The Human Artificial Ovary
Dr. Jeff Morgan
Associate Professor of Medical Science and Engineering, Brown University
Published on January 23, 2013
Recently hailed as one of TIME Magazine's "Top 10 Medical Breakthroughs," the bio-artificial ovary is one of the most promising developments in fertility medicine in recent memory. Potential applications offer hope to scores of previously irremediable fertility issues. The Rhode Island Science and Technology Advisory Council is proud to have sponsored the development of this tremendous innovation via a 2009 STAC Collaborative Grant awarded to Dr. Sandra Carson, Professor of Obstetrics and Gynecology at Brown Alpert Medical School, and Jeff Morgan, Associate Professor of Medical Science and Engineering at Brown University.
In addition to Carson and Morgan, the STAC-funded research team included Brown University's Jared Robins, Toni-Marie Achilli, Richard Moore, and Margaret Steinhoff, as well as Carson's former student, Dr. Stephan Krotz, an infertility doctor who practices in Houston, Texas.
The story began a few years earlier, when Dr. Carson read about an interesting invention developed by a team at Brown's Center for Biomedical Engineering led by Dr. Jeff Morgan. What Morgan and his colleagues had devised was a 3-dimensional petri dish. Intrigued, Carson reached out to Morgan.
What Carson wanted to know was whether Morgan's innovation could help her pediatric ovarian cancer patients. One of the most painful, long-term repercussions of this population's illness is fertility issues. While pediatric cancer patients' eggs are often harvested before treatment in hopes of preserving future potential for in vitro fertilization (IVF), the eggs themselves are often too immature to be useful. Only a mature egg (scientific name, oocyte) can be fertilized — and oocytes can only mature inside the specialized environment of an ovary. For cancer patients whose ovaries have been removed or damaged by chemotherapy treatments, this is not an option.
Carson reasoned that a 3-D petri dish might permit the development of a virtual ovary in which an immature oocyte might mature. Morgan agreed to investigate. Funded by STAC, the two set out to create a research environment in which they could study the interactions of the three cell types — theca cells, granulosa cells, and oocytes — that, together create an ovary. In the end, they were successful in in using Morgan's 3-D tissue engineering principles for in vitro oocyte maturation; in other words, Morgan's new technology demonstrated its potential for developing a bio-artificial human ovary.
Thanks to Carson's determination, Morgan's innovation, and Science and Technology Advisory Council funding, there is now verifiable potential for an artificial ovary that may one day nurture immature human eggs outside the body.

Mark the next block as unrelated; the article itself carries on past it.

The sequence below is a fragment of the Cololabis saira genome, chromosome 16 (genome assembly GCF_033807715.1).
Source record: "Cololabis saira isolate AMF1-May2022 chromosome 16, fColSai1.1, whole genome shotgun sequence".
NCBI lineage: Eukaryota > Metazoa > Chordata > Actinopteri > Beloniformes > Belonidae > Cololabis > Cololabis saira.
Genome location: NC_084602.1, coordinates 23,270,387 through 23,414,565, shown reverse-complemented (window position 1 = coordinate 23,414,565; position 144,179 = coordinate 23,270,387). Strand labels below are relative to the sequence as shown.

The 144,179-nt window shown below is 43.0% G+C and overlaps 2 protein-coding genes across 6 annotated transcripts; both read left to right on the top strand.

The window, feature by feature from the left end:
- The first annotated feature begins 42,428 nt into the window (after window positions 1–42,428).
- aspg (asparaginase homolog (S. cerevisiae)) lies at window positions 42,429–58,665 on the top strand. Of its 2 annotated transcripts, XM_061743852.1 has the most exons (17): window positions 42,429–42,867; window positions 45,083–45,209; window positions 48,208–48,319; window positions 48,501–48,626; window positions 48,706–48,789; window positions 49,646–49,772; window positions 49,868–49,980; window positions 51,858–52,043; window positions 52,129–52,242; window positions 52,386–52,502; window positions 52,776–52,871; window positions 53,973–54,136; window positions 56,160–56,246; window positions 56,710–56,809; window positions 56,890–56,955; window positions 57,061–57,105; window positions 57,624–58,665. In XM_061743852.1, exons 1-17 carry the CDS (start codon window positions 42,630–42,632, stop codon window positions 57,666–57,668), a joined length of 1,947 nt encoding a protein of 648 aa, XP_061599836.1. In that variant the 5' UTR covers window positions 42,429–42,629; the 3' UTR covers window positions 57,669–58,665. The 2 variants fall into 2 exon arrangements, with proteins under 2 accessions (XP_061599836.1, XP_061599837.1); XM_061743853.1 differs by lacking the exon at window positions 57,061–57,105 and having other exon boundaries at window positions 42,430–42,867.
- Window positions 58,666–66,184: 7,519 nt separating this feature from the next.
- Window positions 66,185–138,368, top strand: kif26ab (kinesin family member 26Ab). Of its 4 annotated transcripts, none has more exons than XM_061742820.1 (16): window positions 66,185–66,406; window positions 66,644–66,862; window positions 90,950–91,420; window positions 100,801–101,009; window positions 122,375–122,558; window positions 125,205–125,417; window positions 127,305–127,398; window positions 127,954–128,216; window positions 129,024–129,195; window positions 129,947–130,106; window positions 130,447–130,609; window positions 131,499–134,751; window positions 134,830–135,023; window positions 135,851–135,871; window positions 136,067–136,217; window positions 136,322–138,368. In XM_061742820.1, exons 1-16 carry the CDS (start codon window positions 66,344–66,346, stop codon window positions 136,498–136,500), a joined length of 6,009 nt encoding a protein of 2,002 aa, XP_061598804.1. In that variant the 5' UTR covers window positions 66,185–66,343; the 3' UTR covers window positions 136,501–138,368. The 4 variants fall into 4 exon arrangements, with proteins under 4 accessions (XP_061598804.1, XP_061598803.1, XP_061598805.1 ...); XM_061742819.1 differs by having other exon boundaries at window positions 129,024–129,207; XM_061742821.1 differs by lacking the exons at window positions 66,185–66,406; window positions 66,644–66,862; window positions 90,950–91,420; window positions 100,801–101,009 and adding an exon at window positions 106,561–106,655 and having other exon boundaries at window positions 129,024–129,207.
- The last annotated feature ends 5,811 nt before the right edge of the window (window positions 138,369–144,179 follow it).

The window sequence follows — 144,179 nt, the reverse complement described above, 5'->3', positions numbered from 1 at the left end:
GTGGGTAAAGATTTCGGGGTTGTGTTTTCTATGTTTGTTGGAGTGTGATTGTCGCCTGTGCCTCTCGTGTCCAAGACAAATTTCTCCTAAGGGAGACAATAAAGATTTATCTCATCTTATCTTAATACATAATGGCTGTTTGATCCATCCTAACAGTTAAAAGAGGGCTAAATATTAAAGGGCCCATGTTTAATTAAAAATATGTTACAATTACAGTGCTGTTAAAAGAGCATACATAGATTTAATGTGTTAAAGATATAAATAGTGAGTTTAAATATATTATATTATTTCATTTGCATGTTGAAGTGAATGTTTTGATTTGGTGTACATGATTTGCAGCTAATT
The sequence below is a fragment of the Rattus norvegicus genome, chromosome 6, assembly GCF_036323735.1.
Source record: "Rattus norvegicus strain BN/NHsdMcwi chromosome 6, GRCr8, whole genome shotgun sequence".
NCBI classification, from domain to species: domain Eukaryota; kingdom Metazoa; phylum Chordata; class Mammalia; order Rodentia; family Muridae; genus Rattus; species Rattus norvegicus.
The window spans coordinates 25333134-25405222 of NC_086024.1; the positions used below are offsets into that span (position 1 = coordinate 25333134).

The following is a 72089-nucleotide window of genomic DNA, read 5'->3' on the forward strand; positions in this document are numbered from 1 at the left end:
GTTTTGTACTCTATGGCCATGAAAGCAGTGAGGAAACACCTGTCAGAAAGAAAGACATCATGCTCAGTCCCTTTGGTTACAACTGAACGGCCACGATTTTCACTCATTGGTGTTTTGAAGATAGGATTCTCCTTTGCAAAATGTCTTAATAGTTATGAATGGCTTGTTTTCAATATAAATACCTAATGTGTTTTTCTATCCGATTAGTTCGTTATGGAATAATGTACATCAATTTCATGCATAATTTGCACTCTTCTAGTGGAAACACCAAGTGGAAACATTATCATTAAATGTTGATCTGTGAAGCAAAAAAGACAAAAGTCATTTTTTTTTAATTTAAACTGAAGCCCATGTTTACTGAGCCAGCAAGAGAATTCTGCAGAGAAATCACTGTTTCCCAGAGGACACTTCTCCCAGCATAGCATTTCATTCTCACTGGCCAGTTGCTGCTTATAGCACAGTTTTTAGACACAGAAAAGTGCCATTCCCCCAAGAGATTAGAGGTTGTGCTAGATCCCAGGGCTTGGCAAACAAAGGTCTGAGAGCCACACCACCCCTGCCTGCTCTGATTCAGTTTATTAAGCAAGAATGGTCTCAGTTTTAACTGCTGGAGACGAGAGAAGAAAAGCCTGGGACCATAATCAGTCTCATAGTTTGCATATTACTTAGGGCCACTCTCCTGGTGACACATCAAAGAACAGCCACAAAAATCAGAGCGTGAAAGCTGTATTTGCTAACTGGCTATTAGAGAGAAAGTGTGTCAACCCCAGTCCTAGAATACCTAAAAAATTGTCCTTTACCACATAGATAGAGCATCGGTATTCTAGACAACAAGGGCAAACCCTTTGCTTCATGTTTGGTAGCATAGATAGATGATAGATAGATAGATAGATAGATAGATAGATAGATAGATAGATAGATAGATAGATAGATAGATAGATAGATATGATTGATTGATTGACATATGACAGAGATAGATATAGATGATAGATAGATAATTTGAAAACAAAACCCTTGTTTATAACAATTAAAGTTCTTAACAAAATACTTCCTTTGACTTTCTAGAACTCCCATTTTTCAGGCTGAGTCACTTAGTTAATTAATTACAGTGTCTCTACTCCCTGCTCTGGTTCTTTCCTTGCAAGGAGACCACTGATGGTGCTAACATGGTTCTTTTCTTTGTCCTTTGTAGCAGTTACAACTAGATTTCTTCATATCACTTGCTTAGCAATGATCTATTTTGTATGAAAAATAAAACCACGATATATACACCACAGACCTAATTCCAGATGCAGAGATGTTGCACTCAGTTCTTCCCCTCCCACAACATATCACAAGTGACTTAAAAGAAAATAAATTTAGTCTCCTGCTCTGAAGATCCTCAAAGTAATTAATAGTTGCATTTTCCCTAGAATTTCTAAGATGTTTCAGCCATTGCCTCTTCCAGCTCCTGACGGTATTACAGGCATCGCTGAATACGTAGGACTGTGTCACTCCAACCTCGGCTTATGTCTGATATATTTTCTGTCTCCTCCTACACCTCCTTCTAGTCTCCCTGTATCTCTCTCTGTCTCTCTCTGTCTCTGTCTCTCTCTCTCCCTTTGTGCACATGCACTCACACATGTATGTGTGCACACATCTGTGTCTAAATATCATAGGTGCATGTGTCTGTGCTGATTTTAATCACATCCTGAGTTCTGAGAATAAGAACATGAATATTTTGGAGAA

In addition to helping pediatric cancer patients, it is hoped the artificial ovary will someday enable women with ovarian disease to take advantage of IVF. If this innovation allows technicians to mature eggs in the lab, it is likely that researchers will someday be able to help each IVF cycle become more efficient in leading to pregnancy and eventual life birth.
Will this STAC project lead to enhanced fertility treatments? Highly likely. Will it enhance Rhode Island business? Definitely: in addition to enabling the award- winning research with Carson, the STAC grant directed funding toward helping Morgan further develop MicroTissues, the business associated with his innovative 3-D petri dish.
MicroTissues came into existence after Morgan and his team had tired of replying to one request after another from laboratories around the world for the tiny implements, producing and delivering them on their own. In an "only in Rhode Island" moment, the solution to their problem came from "somebody who knows somebody." In this case, a Brown University machinist put Morgan in touch with Fielding Manufacturing, the Cranston-based injection molding company.
Morgan made one visit, and a business relationship was cemented. After helping Morgan's team to devise a proper manufacturing process, Fielding became MicroTissues' sole producer. In addition to being a boon for the state, Morgan celebrates the relationship with Fielding for personal reasons: "No trips to China!"
While the devices will continue to be manufactured in Rhode Island, MicroTissues is about to solidify details of a distribution deal through Sigma Aldrich, a scientific supply company — an international giant for the global distribution of chemicals and research devices. "Although we've already shipped to a few countries," Morgan notes, "The Sigma deal will make global distribution the norm." Still, in some ways MicroTissue remains a family affair: one of Morgan's sons designed the start-up's branding; another put together the Sigma deal.
The logic behind STAC awards is that strategic support of research and development within Rhode Island is an economic development priority that will lead to long-term economic security and job viability. "The Time article and the company deal? STAC made both those things happen," Morgan points out. With this latest success, STAC has amply accomplished its goals, as well as helped to provide hope to patients facing serious reproductive issues.